But in the back of his mind, he knew that he had had the courage to run, once he had seen even the tiny fraction of the labyrinthine plan to which he had been allowed to see. That had to mean something –
"You had a reason for coming here, Peter," Dumbledore said, interrupting Pettigrew's thoughts. "I would like to know that reason now."
"The D-Dark Lord," Pettigrew stammered, "he – he's not – something happened to him after the fight at – at the Ministry, h-he's… he's different now."
Dumbledore paused. "Continue."
"He's got plans – big plans, and I don't know half – no, a tenth of it – but he, he's delegated most of it – Rookwood, Bellatrix, Yaxley, Goyle –"
"Goyle, you say?" There was definite interest in Dumbledore's voice, and Pettigrew felt a quiver of hope. Maybe there was something –
But the quiver of hope vanished a second later, as Dumbledore's calm, cold expression returned. "Continue, Peter."
"He – he sent Dolohov on a secret mission, he's been gone for months – b-but I… I saw something bigger. I, I overheard – He – he's searching for some… for some –"
His silver hand bucked, and Pettigrew felt a jolt of pain surge through his arm. The numbness had reached his palm – yet somehow, his fingers were flexing threateningly.
"What is he searching for?"
"I don't – I don't know what it is," Pettigrew cried desperately, "but he's obsessed with it – he, he says R-Rookwood got the first piece from the Department, the Department of Mysteries, and he's going to find the second –"
Another jolt shook him, and he let out a strangled cry as he collapsed on the ground. Knives of crystalized agony, surging up through the nerves of the stump, the silver digits clenching into a fist...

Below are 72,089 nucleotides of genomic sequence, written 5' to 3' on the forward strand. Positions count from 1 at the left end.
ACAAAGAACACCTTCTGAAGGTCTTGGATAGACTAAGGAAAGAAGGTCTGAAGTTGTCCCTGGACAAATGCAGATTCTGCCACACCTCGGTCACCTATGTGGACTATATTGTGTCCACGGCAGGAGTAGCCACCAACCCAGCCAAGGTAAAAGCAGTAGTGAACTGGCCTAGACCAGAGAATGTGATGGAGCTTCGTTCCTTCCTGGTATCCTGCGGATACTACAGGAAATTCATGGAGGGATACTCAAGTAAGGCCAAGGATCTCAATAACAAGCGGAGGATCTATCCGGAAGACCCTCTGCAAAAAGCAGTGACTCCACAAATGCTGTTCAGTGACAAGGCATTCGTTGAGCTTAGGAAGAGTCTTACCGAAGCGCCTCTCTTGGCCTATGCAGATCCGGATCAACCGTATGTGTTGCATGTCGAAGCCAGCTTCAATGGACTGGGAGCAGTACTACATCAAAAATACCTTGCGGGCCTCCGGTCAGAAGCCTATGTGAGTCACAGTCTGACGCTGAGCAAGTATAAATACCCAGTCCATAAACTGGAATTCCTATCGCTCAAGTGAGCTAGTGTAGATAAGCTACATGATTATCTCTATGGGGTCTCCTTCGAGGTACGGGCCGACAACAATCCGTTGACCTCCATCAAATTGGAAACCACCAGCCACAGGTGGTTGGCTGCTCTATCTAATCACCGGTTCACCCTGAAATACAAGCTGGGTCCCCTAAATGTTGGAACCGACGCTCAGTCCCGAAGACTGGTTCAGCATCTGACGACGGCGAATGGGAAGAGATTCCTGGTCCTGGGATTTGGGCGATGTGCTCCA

But he had to say it. It was just one word, he could get out one word, that'd be enough, and then maybe Dumbledore would help him –
"What is Lord Voldemort seeking?"
The voice sounded very far away against the backdrop of pain, but Pettigrew knew this answer. A meaningless word, but it meant something – to someone. Maybe it would help.
His arm snapped up, and he felt the silver hand plunge its silver fingers through skin and muscle, clenching gore as it tore away at his throat.
But before he passed out, he knew the word had come, blood-soaked from bloodless lips.
They had chosen to hide inside the old shed.
It was full of their Dad's 'projects' – half-finished ideas, dissembled Muggle gadgets, broken fragments of technology.
"The perfect hiding spot," Fred Weasley murmured, shoving the overlarge door shut behind him into the doorframe – the damp wood swollen with moisture – that was too small for the door. "Considering Dad's new job, he's not going to be working in here."
"If we got our own place, it'd be easier –"
"Yeah, but I want to keep an eye on Mum and Dad," Fred replied darkly, rubbing away some of the grease on one of the windows. "Dad's gonna be working with some bad people, and that means we should keep an eye out in case they double-cross him."
George let out an unsteady breath as he set down the trunk. "And that's more a matter of 'when' than 'if'," he finished.
They had once specialized in making people laugh. They had been great at it. Hell, Harry had given them a sack full of a thousand Galleons so they could make a store to provide all sorts of things so they could keep doing it.
But then the Ministry attack had happened. The first one – the one with the goblin explosives that had taken out multiple floors. The one that had been followed by a goblin bombing during Cornelius Fudge's speech on the brand new bank.
The one that had gotten Charlie killed.
"Bill's out, he's doing something for Dumbledore," George began uneasily, ticking off the names on his fingers. "Percy's a prat and he'd never go for it. And I hope I speak for the two of us that I don't want to get Ginny involved in this."